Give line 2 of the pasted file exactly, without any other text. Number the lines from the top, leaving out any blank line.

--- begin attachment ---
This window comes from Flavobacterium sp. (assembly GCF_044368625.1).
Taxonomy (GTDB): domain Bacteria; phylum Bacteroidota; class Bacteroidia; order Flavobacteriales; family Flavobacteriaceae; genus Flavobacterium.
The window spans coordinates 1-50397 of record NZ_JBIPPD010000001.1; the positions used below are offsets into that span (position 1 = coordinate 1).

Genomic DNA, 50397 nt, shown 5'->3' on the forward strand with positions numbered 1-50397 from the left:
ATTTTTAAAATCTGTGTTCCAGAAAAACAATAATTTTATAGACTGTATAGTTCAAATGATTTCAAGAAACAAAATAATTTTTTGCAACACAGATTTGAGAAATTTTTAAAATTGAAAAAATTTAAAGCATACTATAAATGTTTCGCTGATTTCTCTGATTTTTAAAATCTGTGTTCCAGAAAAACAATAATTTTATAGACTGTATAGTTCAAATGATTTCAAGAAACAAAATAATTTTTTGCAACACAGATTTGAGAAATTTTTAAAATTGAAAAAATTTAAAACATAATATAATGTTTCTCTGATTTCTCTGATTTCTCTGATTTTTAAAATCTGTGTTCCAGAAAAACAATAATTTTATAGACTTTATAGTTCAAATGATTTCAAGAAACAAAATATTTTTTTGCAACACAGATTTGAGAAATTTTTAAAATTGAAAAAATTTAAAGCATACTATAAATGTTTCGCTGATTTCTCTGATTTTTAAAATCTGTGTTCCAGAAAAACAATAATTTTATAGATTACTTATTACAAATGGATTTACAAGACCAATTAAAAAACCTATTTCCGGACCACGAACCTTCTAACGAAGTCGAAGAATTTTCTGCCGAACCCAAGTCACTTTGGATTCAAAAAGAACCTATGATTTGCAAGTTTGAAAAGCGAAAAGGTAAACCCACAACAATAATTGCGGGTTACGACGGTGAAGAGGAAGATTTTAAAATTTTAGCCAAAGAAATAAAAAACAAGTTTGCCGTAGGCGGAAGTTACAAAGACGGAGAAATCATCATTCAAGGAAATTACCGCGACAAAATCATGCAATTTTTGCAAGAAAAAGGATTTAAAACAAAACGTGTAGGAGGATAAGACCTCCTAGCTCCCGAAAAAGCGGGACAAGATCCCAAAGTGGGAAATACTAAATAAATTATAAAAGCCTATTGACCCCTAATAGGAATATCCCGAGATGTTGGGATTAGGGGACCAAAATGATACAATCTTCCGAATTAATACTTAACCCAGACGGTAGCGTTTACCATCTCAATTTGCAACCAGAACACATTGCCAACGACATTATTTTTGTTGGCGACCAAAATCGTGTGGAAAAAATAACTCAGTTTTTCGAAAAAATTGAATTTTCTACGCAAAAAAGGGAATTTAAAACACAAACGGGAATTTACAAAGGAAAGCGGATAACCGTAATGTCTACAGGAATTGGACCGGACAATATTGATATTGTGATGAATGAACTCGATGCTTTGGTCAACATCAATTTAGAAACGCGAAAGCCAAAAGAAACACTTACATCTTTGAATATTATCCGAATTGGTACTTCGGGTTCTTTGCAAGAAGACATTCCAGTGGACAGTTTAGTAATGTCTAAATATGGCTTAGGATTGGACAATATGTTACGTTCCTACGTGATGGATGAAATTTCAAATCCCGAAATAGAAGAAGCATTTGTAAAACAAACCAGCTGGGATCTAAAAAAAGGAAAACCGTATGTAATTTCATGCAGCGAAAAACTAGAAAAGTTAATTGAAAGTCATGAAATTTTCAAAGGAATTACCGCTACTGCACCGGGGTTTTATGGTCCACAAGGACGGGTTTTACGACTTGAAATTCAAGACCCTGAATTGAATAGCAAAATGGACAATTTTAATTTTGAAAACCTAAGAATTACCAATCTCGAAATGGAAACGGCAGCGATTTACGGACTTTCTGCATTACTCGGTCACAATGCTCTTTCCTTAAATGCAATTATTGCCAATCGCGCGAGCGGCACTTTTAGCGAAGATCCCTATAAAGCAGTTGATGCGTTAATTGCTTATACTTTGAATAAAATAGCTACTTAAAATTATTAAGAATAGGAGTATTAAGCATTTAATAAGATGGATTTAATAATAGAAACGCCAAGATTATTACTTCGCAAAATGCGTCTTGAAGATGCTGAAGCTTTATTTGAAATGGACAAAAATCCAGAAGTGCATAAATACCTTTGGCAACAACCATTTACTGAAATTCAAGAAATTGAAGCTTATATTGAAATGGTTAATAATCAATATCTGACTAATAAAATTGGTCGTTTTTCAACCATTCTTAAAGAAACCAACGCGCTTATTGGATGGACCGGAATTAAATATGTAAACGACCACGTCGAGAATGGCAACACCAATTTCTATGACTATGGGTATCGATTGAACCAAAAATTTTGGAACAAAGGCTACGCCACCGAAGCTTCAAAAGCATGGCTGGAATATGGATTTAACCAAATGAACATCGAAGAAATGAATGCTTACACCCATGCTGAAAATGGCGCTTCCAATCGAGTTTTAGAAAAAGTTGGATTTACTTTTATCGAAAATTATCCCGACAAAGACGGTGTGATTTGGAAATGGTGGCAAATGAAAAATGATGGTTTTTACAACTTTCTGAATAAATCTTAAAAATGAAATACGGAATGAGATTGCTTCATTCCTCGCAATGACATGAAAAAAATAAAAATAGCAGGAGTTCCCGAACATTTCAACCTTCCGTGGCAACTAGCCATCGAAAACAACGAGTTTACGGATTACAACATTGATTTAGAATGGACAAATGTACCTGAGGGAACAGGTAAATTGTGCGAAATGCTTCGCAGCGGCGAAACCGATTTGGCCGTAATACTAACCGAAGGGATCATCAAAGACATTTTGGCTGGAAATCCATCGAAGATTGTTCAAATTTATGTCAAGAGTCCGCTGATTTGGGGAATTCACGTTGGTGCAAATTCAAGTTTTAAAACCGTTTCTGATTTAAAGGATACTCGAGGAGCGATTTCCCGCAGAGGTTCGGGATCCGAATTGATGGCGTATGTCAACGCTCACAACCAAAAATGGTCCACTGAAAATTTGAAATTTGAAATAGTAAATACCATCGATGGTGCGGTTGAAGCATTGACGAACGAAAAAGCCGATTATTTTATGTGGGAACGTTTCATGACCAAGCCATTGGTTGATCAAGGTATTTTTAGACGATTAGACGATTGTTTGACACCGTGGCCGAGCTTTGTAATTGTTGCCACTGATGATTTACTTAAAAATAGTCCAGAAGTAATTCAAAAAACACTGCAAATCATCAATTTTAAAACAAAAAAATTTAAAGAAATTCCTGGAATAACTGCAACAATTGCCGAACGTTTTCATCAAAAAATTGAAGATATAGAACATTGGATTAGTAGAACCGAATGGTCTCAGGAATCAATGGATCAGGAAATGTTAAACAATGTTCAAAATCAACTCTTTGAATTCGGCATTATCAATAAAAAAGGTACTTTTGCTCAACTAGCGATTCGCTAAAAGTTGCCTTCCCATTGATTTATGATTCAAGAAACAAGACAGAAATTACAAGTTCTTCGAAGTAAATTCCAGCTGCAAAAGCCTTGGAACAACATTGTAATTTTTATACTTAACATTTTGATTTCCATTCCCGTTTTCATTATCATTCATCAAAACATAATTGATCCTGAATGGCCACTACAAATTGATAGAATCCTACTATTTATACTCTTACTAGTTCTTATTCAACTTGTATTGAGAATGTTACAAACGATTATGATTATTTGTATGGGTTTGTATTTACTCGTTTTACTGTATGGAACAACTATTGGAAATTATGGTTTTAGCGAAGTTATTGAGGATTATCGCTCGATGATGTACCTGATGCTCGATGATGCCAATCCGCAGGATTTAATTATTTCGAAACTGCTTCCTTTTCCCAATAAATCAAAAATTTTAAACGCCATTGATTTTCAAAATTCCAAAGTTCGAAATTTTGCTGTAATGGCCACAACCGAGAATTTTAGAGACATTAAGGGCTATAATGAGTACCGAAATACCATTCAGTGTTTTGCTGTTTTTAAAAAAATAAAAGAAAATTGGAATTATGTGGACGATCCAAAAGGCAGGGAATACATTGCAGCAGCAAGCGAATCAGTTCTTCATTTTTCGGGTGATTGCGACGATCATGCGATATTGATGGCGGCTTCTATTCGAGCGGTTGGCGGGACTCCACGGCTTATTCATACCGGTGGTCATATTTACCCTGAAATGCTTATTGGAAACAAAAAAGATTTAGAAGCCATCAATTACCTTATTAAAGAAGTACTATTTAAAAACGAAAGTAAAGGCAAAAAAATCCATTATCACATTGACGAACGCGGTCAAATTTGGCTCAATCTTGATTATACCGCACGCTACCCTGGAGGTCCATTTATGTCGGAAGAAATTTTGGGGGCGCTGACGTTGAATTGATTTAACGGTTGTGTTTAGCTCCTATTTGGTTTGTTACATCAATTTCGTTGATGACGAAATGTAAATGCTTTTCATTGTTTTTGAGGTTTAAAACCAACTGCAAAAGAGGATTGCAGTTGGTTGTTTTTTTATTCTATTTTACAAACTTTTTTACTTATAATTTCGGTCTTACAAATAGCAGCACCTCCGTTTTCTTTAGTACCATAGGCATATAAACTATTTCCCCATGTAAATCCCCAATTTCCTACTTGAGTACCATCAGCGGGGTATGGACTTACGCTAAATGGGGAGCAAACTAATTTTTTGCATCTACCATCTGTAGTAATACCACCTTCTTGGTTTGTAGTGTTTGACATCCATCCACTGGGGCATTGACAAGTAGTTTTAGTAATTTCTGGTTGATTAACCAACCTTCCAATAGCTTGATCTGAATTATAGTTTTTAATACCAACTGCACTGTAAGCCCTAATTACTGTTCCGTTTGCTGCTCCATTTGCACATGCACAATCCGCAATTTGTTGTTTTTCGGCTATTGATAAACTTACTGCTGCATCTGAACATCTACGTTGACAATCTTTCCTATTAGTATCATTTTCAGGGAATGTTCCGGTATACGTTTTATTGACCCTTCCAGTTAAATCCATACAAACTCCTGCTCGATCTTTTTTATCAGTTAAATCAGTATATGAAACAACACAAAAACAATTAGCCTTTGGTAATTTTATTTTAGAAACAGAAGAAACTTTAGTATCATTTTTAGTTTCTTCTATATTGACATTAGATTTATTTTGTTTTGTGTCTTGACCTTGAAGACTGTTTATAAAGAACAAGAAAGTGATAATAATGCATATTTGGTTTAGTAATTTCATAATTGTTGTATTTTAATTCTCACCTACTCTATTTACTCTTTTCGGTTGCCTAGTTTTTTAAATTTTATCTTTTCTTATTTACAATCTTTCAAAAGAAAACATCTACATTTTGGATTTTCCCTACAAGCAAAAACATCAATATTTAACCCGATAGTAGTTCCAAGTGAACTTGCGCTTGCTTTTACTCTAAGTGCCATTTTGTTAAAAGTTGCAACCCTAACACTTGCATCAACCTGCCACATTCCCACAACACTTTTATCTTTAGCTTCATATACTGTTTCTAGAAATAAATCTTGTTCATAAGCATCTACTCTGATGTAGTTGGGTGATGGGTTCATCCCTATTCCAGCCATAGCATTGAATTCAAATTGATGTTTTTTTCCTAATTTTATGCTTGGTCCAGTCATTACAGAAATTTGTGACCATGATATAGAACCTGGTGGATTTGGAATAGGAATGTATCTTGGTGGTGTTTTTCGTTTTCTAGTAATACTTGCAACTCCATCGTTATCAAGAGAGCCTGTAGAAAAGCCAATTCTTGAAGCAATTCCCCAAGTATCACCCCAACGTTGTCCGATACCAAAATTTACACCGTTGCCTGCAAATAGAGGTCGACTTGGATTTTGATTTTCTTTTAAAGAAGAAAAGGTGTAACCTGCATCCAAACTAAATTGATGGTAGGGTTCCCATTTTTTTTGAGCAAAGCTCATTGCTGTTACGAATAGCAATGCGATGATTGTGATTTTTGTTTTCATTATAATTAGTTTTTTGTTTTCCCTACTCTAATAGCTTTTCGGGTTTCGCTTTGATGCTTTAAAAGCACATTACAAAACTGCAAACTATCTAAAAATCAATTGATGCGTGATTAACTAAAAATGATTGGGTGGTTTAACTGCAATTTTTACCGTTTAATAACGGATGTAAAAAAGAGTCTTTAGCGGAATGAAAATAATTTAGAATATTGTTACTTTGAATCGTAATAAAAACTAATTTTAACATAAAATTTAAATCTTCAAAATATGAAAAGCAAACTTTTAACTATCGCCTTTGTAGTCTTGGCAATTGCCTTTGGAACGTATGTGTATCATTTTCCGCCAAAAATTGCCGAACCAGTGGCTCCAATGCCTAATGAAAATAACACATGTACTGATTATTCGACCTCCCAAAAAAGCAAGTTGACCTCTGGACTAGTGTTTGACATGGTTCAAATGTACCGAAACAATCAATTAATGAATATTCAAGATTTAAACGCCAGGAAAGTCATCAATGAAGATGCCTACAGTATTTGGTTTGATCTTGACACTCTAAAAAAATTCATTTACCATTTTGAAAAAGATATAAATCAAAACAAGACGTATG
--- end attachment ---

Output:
Taxonomy (GTDB): domain Bacteria; phylum Bacteroidota; class Bacteroidia; order Flavobacteriales; family Flavobacteriaceae; genus Flavobacterium.